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Dublin: 11 °C Monday 27 May, 2019
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Where do Limerick and Wexford's battered hurlers go from here?

Both counties are faced with the prospect of recovering from demoralising provincial championship defeats.

Liam Dunne and TJ Ryan must pick their teams up after heavy weekend defeats.
Liam Dunne and TJ Ryan must pick their teams up after heavy weekend defeats.
Image: Cathal Noonan/INPHO

FIRST THINGS FIRST, they haven’t become bad teams or bad players overnight.

Wexford and Limerick were unfortunate on Sunday, unlucky is the wrong word to use, to run into two hurling juggernauts operating on full throttle.

Wexford lost by 24 points to Kilkenny, Limerick by 16 on home soil against Tipperary.

40 points combined when both counties would have fancied their chances of getting so much closer than that.

Waking up this morning, the round 1 qualifier draw brought varying degrees of fortune.

For Limerick, it’s Westmeath in Mullingar. Result.

For Wexford, it’s a visit from Cork. Difficult.

TJ Ryan It was a tough day at the office for TJ Ryan against Tipperary. Source: Cathal Noonan/INPHO

Limerick, first. Boss TJ Ryan set up his team to contain on Sunday against Tipp, obviously conscious of the firepower of Seamus Callanan and John ‘Bubbles’ O’Dwyer.

The pair finished with 2-12 between them on a day when Richie McCarthy suffered the kind of day that’s threatened him in recent years.

That the full-back hasn’t been cleaned out by now is a testament to his determination and hurling ability but there comes a day when the dam bursts – and Sunday was it.

Limerick sat an extra man behind their half-back line, attempting to screen McCarthy and prevent the type of one-on-one situations that Callanan loves.

But there’s no legislating for individual errors and McCarthy was most badly affected by the collective malaise.

Ryan realised that he couldn’t win a high-scoring shootout but allowing Tipp primary possession from puckouts simply invited the winners on.

Seamus Callanan celebrates scoring a goal Seamus Callanan enjoyed himself against Limerick. Source: Morgan Treacy/INPHO

Brilliant movement inside from Callanan and O’Dwyer opened up acres of space but Tipp have the players in deep positions who can stick the ball in their hands from 50 yards.

How many times did we see Callanan and O’Dwyer sprint away from their markers, McCarthy and Seamus Hickey, to collect hopping ball?

The lack of pressure being applied in the middle third was a factor in Tipp’s success, with Brendan Maher sitting deep and firing the arrows.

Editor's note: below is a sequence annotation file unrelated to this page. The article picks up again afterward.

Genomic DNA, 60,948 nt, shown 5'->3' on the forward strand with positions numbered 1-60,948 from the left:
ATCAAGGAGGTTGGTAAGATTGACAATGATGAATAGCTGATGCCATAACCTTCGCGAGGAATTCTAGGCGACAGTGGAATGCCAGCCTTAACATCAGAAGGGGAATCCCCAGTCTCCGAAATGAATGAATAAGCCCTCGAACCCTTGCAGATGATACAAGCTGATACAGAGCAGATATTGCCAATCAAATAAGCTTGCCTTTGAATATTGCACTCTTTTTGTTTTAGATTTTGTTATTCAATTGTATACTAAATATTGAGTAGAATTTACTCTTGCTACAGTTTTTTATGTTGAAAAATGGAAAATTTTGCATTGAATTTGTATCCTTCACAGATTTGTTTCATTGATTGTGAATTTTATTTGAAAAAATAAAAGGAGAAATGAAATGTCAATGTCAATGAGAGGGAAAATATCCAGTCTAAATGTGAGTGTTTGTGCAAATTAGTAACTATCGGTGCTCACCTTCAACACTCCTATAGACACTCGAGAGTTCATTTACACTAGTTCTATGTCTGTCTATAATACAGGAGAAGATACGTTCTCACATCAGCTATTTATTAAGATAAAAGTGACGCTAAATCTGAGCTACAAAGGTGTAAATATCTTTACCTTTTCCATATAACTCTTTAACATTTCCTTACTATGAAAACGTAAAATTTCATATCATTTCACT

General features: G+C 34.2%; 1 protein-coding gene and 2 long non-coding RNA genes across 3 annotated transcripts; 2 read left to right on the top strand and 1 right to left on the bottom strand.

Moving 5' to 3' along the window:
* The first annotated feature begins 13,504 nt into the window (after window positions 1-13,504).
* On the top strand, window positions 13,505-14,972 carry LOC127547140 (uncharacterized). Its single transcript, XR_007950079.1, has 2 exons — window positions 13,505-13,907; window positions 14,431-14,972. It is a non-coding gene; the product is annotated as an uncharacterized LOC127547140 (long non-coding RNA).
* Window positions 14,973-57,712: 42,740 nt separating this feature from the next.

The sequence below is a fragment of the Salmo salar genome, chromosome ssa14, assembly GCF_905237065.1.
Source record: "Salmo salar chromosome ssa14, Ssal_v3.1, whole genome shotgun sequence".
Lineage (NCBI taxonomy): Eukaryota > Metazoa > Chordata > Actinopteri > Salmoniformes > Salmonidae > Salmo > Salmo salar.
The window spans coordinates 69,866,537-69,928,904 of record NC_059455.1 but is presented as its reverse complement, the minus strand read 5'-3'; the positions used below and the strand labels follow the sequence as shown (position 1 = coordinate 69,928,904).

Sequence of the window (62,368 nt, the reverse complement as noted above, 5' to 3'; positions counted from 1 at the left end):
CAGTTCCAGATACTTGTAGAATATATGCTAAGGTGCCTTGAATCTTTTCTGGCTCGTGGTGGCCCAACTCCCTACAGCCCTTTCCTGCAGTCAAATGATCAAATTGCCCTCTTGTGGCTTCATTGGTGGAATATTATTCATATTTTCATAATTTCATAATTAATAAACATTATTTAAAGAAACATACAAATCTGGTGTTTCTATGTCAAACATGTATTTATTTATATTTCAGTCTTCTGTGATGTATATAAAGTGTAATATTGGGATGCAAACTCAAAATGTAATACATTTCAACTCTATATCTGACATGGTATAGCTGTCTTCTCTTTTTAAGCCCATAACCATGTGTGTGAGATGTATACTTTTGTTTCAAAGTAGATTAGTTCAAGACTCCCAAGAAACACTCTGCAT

But if Limerick played into Tipperary’s hands, it was a similar story at Nowlan Park as Wexford capitulated.

Perhaps we should have seen this one coming. Following a line of form, Wexford have regressed, failing to secure promotion from Division 1B of the Allianz League and losing to an unpredictable Cork in the quarter-finals.

Liam Dunne and Brian Cody at the end of the game Liam Dunne's Wexford played second fiddle to Brian Cody and Kilkenny. Source: Donall Farmer/INPHO

Wexford were still expected to close the gap on Kilkenny but this was a throwback to the old days, when they routinely suffered big beatings against the Cats.

In 2008, Kilkenny beat Wexford by 19 points. Yesterday, they went five better.

How Wexford pick themselves up is anyone’s guess but Cork on home soil will focus the minds.

To their eternal credit, followers of the purple and gold continue to show incredible loyalty to the team.

They travelled in their thousands last summer when Wexford got on a roll in the qualifiers but now, more than ever, Dunne and his players need them.

Seamus Harnedy and Daithi Waters Cork's Seamus Harnedy and Wexford attacker Daithi Waters will meet in the qualifiers. Source: James Crombie/INPHO

Innovate Wexford Park will present an intimidating cauldron to the visiting Cork team and a win would put the the hosts within touching distance of an All-Ireland quarter-final again.

Coming from where they find themselves now, Dunne would bite your hand off for a place in the last six of the All-Ireland series but while they won’t win the All-Ireland, they could stop somebody else doing it.

The big issue that must be resolved is Jack Guiney, and if you’re to believe reports, the onus should be on the Rathnure man to make the first move in terms of reconciliation.

Wexford simply cannot afford to be without a player of Guiney’s ability but Dunne takes a dim view of players stepping out of line.

It’s a meeting that should take place in private, with Guiney then advised to apologise to his teammates before returning to the circle, if he wishes to.

Dunne’s stance was hardline and arguably a little excessive. Maybe dropping the player and reminding him of his responsiblities was the way to go.

Jack Guiney Wexford need Jack Guiney back in the fold. Source: James Crombie/INPHO

Right now, Limerick are better equipped than Wexford to regroup. They’ve played in the last two All-Ireland semi-finals and for the 15 or so minutes after half-time on Sunday, when they reached championship pitch against Tipperary, they hurled with the fury we’ve become accustomed to.

They’ve an easier draw than Wexford too and that’s a massive help. Limerick to advance is a given but not so for Wexford.

Only time will tell how these two fare out but the worry is that the first cut may be the deepest.

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